Through a spokeswoman, the mayor released a statement which reads: "We welcome and encourage the media to attend all police union bargaining sessions, and we look forward to open and honest discussions for the betterment of our police officers and our entire city."

Since the police union is not legally allowed to strike, contract-negotiation deadlocks are resolved by a tripartite arbitration panel, with one representative each from the union and city — and one "neutral" arbitrator. That panel's final decisions are binding.

similar arbitration process can be initiated when the city and union disagree over discipline, but McQuillan says those shouldn't be public because they involve the disciplinary records of individual officers.

McQuillan says four negotiating sessions with the city haven't yielded an agreement and the first session in front of an arbitration panel is set for April 8. The police contract expired at the end of 2014.

The city did not respond to multiple requests for comment on the status of contract negotiations.

Members of the law-enforcement community differed on whether hearings in front of the arbitration panel should be open to public scrutiny. 

"I think the public has a right to know what’s being discussed," says Robert McNeilly, a former Pittsburgh police chief who was interviewed before the FOP's announcement this afternoon. "It’s in the citizen’s best interest. If a decision’s made and nobody ever knows what was discussed or why a decision was made — everybody’s in the dark.”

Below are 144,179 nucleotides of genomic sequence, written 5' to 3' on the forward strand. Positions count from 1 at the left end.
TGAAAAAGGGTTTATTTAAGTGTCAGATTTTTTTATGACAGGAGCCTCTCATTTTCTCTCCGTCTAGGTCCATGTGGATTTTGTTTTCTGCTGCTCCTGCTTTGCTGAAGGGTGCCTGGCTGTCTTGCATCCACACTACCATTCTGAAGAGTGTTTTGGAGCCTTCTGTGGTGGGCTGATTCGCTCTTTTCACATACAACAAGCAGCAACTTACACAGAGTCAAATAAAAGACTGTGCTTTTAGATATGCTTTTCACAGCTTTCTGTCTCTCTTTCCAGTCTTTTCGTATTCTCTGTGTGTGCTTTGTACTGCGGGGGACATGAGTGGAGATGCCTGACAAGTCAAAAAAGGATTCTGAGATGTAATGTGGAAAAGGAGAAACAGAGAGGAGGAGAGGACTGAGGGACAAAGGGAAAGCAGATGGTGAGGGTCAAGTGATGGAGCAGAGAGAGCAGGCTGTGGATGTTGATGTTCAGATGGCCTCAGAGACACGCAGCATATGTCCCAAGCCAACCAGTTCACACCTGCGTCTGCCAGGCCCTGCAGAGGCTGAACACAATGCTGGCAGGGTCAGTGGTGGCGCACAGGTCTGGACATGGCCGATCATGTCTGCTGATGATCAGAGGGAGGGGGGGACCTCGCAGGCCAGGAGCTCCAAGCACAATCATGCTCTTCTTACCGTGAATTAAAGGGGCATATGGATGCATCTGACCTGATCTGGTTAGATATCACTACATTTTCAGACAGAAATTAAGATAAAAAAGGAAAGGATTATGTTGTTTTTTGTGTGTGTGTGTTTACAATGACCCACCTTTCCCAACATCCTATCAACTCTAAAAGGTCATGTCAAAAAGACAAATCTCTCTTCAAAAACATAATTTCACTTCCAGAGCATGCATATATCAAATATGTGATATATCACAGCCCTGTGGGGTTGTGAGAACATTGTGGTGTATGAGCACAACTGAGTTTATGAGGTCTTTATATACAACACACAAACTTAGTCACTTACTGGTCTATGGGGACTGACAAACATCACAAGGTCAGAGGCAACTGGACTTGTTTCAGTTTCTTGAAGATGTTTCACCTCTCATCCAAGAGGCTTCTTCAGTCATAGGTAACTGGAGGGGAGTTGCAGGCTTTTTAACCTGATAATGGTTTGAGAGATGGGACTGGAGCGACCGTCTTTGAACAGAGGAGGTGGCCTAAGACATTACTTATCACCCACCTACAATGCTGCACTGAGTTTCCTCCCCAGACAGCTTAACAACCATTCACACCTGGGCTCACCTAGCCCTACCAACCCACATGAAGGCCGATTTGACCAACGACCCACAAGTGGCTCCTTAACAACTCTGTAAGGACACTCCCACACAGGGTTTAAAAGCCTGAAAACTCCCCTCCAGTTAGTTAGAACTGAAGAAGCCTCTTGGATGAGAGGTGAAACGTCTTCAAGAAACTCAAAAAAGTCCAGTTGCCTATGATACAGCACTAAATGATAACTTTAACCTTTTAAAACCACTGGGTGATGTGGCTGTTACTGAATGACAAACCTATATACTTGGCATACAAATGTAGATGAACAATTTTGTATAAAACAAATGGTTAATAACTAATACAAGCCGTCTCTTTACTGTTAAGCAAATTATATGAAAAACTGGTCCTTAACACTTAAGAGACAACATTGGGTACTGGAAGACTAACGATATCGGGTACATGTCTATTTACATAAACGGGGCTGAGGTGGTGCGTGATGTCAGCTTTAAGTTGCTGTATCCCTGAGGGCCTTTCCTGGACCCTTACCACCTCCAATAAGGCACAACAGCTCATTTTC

Sheldon Williams, an officer with city police until 2011 and current member of the Citizen Police Review Board, says  that "there needs to be some element of confidentiality there." He argues that for the neutral arbitrator to "make a fair decision," it makes sense not to have every step of the negotiating process aired publicly.

The police union's full statement here:

To Pittsburgh Local Media:

On behalf of Pittsburgh’s active and retired police officers, I would like to invite you to attend our upcoming Act 111 interest arbitration hearings between the City of Pittsburgh and FOP Fort Pitt Lodge No. 1. Those hearings will result in an interest arbitration award that will set the terms of a new Pittsburgh police CBA for the period beginning January 1, 2015.

The FOP’s presentation will take place on April 8, 9, 13, 14 and 23 at the Double Tree Hotel located at One Bigelow Square, Pittsburgh, PA 15219. Hearings are scheduled to begin at 10:00 a.m. each day.

Mayor Peduto has publicly suggested that the Act 111 arbitration process should be a transparent one. FOP Fort Pitt Lodge No. 1 supports the concept of open hearings, so we are notifying local media. We will not object to your presence during the hearings (we do not know whether the City will object). Our only request is that you not video or audio tape the actual hearings, but instead take written notes. FOP representatives will be available on site for comment before and after the hearings.

We look forward to including you in this process and hope to see you there.